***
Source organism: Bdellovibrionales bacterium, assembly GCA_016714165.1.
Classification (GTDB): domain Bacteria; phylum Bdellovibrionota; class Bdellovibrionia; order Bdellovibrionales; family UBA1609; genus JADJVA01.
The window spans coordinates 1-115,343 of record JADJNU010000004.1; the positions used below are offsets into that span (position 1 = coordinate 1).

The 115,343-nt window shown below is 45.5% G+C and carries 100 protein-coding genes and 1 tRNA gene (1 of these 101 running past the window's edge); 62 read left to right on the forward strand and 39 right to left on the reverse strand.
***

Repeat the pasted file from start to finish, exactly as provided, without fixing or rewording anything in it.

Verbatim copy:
Source organism: Bdellovibrionales bacterium, assembly GCA_016714165.1.
Classification (GTDB): domain Bacteria; phylum Bdellovibrionota; class Bdellovibrionia; order Bdellovibrionales; family UBA1609; genus JADJVA01.
The window spans coordinates 1-115,343 of record JADJNU010000004.1; the positions used below are offsets into that span (position 1 = coordinate 1).

The 115,343-nt window shown below is 45.5% G+C and carries 100 protein-coding genes and 1 tRNA gene (1 of these 101 running past the window's edge); 62 read left to right on the forward strand and 39 right to left on the reverse strand.